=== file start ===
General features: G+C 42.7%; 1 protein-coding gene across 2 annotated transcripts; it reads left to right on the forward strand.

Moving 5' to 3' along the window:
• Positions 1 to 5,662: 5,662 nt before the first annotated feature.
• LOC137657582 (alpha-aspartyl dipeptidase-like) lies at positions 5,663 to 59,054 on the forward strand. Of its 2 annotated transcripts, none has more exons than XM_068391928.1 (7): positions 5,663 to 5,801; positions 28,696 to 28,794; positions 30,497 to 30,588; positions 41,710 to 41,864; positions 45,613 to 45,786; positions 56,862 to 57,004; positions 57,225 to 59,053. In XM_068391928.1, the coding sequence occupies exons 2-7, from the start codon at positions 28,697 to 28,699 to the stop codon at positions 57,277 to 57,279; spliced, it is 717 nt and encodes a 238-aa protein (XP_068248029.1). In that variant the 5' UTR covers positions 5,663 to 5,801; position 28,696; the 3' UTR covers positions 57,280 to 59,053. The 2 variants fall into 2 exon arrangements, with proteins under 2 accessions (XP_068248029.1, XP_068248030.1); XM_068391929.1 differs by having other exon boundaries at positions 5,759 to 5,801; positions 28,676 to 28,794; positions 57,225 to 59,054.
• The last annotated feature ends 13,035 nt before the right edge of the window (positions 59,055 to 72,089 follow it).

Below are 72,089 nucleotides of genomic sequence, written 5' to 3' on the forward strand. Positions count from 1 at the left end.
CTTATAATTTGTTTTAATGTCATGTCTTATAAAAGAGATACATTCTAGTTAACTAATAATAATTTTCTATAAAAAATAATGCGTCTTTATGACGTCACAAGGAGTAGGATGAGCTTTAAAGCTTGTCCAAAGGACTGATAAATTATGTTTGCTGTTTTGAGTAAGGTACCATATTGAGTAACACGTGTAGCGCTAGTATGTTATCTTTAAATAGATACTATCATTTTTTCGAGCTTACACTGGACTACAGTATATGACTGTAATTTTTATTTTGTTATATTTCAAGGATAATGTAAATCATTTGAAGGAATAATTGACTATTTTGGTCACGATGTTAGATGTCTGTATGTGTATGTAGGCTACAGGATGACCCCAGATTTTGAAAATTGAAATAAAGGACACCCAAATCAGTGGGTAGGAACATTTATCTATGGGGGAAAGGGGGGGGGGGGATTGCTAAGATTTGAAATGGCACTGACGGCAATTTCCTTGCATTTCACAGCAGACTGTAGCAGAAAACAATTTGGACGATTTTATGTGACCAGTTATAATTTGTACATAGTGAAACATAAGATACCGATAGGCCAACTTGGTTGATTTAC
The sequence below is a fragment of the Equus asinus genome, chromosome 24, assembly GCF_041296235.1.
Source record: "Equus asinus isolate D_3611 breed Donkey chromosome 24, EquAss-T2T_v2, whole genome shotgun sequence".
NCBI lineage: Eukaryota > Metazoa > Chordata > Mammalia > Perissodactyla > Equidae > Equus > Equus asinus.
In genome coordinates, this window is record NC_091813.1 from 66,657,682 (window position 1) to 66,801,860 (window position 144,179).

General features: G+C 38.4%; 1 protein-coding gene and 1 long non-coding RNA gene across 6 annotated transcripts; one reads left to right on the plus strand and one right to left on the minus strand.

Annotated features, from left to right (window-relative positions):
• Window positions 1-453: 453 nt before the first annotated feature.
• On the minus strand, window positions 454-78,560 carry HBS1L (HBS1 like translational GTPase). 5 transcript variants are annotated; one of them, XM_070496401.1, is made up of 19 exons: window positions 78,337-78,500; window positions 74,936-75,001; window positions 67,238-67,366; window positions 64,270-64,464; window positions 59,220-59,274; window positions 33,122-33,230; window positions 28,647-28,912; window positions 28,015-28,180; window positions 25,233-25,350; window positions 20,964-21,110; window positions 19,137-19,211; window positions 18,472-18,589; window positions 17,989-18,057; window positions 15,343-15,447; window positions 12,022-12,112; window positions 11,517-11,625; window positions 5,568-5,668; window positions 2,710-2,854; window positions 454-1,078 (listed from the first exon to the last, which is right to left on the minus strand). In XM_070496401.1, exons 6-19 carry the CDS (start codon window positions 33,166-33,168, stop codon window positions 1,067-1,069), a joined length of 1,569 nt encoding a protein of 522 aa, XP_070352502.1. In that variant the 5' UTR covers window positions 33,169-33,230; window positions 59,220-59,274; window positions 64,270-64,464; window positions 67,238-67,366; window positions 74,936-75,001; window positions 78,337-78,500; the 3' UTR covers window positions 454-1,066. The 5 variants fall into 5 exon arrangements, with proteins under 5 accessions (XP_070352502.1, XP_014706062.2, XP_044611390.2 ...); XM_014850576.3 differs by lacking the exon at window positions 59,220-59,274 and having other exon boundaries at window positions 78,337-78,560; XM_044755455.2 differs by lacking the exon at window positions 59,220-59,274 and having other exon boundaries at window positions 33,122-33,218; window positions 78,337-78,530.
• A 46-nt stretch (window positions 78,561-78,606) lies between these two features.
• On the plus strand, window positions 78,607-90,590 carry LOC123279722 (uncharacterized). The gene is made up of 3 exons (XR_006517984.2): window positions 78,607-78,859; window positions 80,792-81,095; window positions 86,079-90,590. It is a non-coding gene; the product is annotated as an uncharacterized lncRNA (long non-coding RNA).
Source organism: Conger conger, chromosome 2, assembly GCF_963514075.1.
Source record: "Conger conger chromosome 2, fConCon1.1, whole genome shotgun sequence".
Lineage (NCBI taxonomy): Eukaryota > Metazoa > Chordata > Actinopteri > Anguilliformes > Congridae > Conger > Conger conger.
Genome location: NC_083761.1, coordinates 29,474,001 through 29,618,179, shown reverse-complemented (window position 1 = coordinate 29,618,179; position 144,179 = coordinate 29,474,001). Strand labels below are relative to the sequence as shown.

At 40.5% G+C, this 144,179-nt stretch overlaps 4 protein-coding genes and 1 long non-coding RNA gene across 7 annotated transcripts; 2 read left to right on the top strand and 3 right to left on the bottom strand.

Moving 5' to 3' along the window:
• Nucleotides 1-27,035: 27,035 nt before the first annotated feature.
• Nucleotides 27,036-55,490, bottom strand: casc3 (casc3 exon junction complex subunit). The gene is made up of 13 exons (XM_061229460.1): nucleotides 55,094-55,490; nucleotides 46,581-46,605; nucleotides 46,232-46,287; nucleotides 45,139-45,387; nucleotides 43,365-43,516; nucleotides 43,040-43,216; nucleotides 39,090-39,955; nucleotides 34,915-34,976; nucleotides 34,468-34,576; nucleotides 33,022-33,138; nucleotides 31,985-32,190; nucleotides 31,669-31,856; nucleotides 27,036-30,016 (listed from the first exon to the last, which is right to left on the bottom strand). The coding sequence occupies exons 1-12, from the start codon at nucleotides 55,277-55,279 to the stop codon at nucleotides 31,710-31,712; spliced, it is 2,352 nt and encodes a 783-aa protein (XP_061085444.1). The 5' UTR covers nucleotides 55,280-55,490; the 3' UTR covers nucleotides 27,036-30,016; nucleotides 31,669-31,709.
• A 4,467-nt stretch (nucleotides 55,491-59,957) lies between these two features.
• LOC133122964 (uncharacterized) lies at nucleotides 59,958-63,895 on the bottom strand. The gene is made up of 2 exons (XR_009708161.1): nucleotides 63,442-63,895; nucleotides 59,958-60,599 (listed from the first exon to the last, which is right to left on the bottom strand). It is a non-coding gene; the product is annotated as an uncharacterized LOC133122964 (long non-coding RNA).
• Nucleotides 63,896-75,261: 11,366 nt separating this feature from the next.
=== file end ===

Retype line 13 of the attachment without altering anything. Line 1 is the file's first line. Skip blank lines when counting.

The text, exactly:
Annotated features, from left to right (window-relative positions):